There is a huge difference between being just LSS trained and being certified as a LSS practitioner. A LSS practitioner has successfully completed the training as well as proven that they can successfully apply these techniques to solve at least one real life problem in an organization. It usually takes 2 to 6 months to solve a difficult problem with LSS techniques. A legitimate LSS project addresses a problem that no one knows how to solve. The root causes are not known or they might be highly debated. It is incredibly unrealistic to assume that a LSS student can go straight from a LSS class to applying these techniques correctly on their first project without expert coaching support. Expert coaches are required to help students navigate through the details of successful LSS implementation for their first 1 to 3 projects. After that, The LSS practitioners should be able to use the large toolkit on their own to solve serious issues with the occasional support from more experienced LSS practitioners. The challenges for a successful Lean and Six Sigma implementation program are listed below.
bull; Top level LSS training must start with top management so they know how to integrate LSS into their management systems.
bull; Expert mentoring must be in place to coach trainees while they work on their first few projects and learn how to apply the new techniques.
bull; The most effective LSS learning experiences are achieved when students bring real life problems to the class so serious LSS application discussions can be started between the trainer and the student.
bull; Not all LSS instructors have the capability to relate with employees on a practical level during training so choose your trainers wisely.
bull; Employees need to be more empowered to follow the DMAIC process to be successful.
bull; Lean and Six Sigma trainees also need to be given the extra time to implement LSS improvement projects.
bull; Management must allow workers to follow the Lean Six Sigma methodology and not rush or force them to violate the rules of the DMAIC methodology.
bull; If LSS implementation fails in a company, ask 6 questions:
1. Is management really on board or are they just tolerating and not supporting LSS?
2. Was management trained in how to support and not hinder LSS successes?
3. Were the LSS projects scoped too big?
4. Were the right people sent to the training?
5. Is your LSS training program sub-standard?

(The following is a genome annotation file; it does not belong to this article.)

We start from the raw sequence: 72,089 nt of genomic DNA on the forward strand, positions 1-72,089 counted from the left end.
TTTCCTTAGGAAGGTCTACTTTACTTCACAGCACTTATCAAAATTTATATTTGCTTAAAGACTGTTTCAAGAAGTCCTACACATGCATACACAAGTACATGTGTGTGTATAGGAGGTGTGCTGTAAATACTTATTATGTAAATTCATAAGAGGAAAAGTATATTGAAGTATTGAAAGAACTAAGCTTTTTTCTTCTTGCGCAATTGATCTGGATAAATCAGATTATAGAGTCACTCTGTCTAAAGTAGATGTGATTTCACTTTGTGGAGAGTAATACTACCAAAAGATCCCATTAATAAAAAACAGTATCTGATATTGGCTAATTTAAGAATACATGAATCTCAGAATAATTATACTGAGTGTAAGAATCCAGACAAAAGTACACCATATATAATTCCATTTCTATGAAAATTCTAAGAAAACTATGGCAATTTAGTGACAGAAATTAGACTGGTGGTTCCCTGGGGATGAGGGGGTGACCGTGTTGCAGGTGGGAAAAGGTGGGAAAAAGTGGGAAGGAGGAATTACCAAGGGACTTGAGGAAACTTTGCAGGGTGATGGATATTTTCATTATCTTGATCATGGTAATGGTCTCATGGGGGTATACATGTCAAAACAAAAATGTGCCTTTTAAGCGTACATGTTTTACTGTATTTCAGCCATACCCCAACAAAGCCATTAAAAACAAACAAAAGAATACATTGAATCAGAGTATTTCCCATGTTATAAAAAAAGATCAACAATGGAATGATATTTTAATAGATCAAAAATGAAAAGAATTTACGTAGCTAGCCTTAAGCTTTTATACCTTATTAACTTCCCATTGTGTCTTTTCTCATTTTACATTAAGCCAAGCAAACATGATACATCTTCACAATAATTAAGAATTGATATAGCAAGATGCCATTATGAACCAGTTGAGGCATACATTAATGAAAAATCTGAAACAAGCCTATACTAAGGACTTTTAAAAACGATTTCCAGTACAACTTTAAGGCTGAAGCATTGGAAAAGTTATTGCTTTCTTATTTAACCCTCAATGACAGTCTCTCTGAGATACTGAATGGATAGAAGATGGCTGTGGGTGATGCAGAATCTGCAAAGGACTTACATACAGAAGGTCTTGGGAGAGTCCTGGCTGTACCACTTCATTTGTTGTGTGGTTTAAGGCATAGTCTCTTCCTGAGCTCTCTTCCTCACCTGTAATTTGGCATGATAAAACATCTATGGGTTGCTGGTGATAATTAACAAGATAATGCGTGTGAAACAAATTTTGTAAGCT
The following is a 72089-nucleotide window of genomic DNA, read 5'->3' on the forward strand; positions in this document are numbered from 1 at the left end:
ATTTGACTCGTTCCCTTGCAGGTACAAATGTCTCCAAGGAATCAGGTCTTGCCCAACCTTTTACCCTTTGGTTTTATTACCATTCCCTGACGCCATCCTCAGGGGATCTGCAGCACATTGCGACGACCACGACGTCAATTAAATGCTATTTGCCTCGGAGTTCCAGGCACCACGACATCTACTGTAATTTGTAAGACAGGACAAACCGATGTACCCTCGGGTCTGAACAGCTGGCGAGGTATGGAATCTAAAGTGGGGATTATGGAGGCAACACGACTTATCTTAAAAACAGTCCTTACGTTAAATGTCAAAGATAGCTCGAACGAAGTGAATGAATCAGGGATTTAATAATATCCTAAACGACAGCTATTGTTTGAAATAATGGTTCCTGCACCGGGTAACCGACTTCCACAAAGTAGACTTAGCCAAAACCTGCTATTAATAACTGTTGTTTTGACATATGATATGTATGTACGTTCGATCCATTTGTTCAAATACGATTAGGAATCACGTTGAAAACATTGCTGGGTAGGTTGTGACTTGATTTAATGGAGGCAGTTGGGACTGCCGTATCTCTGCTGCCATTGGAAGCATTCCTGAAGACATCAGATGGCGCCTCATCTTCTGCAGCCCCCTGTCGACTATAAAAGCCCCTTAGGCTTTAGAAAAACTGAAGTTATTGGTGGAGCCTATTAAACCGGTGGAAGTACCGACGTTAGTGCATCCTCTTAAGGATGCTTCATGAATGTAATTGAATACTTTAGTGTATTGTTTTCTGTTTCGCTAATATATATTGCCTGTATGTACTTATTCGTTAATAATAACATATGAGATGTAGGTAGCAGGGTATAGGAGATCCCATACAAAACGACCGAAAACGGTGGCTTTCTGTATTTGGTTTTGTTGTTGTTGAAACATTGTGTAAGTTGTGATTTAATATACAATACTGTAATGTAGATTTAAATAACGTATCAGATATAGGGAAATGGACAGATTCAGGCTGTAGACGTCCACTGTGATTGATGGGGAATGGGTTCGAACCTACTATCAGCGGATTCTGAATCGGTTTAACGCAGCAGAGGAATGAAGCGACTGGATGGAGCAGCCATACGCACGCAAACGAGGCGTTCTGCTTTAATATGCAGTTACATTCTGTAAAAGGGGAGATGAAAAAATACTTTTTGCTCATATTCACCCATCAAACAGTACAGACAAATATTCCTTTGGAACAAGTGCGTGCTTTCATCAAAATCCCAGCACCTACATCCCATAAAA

6. Are the right people coaching your LSS students during their projects?
Lean and Six Sigma are not magical tools but they are very powerful if they are provided to the right people who are empowered by management. LSS is a critical element required to achieve enterprise-wide efficiency. The merging of Lean and Six Sigma is the beginning of mergers, not the end. Other tools and techniques are being merged with LSS such as Structured Innovation tools. When top to bottom enterprise-wide efficiency improvements are on the agenda, other techniques need to be linked with LSS to achieve the goal.
These problem solving tools are based on making decisions on accurate facts and data, not the loudest opinions. They focus on blaming flawed business processes, not people or employees.
Lean and Six Sigma are referred to as passing fads from time to time but they have done a great job in reviving and popularizing the pursuit of quality and efficiency in manufacturing and non-manufacturing businesses. These techniques have contributed greatly to the high efficiency and productivity levels of many companies. When they fail to create the desired results, it usually gets back to bad deployment and / or weak support by management.
David Patrishkoff is President of E3 Extreme Enterprise Efficiencyreg; LLC. David has held various worldwide senior executive positions in the past and has trained 3,000+ professionals, worldwide from over 55 different industries ina href=http://www.eeefficiency.com/ Lean Six Sigma/a and other a href=http://www.eeefficiency.com/advanced problem solving techniques/a. He is a proven business turnaround specialist.